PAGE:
The appellant was convicted of murder at trial. The appellant appealed on the basis that the trial judge erred in his application of the res gestae rule by excluding statements made by the appellant in an emergency services phone call which took place some minutes following the occurrence. The appellant argued that the excluded statements supported his claim of self-defence. The Court of Appeal found that the trial judge did not err and therefore dismissed the appeal.
In a joint judgment, Buss P and Mazza JA set out seven reasons why the statements were not admissible as part of the res gestae. Of particular interest is that the statements were not uttered with approximate contemporaneity to the relevant occurrence – their honours noting the passage of time and movement of space between the occurrence and the statements (-). Their honours also reasoned that the possibility of concoction or distortion could not be disregarded because the appellant had a motive to concoct or distort and ‘a real opportunity, despite his intoxication and agitation, to collect his thoughts and reflect on what he had said and done before he made the relevant statements’ ().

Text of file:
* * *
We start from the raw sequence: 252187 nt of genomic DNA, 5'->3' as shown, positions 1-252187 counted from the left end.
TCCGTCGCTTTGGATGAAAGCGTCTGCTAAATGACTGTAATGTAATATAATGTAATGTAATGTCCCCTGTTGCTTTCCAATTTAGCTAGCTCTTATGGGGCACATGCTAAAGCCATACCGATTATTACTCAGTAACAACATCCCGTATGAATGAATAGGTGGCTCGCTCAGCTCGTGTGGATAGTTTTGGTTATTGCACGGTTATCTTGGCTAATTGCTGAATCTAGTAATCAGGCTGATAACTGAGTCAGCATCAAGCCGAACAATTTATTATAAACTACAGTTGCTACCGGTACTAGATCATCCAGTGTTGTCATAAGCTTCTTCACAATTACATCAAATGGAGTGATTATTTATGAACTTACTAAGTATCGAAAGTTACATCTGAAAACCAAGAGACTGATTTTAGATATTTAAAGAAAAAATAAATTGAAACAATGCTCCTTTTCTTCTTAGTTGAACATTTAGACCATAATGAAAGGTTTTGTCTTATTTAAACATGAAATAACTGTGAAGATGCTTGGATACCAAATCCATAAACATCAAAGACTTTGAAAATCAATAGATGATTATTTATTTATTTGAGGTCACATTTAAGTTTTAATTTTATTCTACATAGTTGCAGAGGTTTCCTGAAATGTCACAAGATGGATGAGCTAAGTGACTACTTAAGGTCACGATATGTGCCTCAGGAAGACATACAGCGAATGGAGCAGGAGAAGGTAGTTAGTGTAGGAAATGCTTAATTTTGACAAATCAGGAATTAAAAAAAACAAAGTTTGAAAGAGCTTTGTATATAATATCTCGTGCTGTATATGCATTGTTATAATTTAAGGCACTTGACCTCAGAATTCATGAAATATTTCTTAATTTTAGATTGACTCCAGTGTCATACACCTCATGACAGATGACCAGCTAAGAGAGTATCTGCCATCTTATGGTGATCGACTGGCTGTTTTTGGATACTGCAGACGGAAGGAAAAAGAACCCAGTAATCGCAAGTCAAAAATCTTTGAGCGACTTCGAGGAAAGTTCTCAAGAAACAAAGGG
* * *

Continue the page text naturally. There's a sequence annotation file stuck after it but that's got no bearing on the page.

Similarly, Mitchell JA noted that the context indicated a ‘real prospect that the appellant concocted or distorted his account of the altercation with the deceased to his own advantage’ (. His honour also found it relevant that the statements were not made spontaneously, but in response to a question asked by the emergency line operator ().
The outcome of this case is unsurprising and a relatively straightforward application of the principles from R v Andrews  AC 281, Adelaide Chemical and Fertilizer Co Ltd v Carlyle (1940) 64 CLR 514, and other leading authorities on res gestae. Nonetheless, this case is an interesting application of those principles to a case where the utterance was made not by the victim, but by the person standing trial.
The judgment was delivered on 28 May 2020. You can access it here. See especially paragraphs - (Buss P and Mazza JA); - (Mitchell JA).
Walker v The State of Western Australia  WASCA 85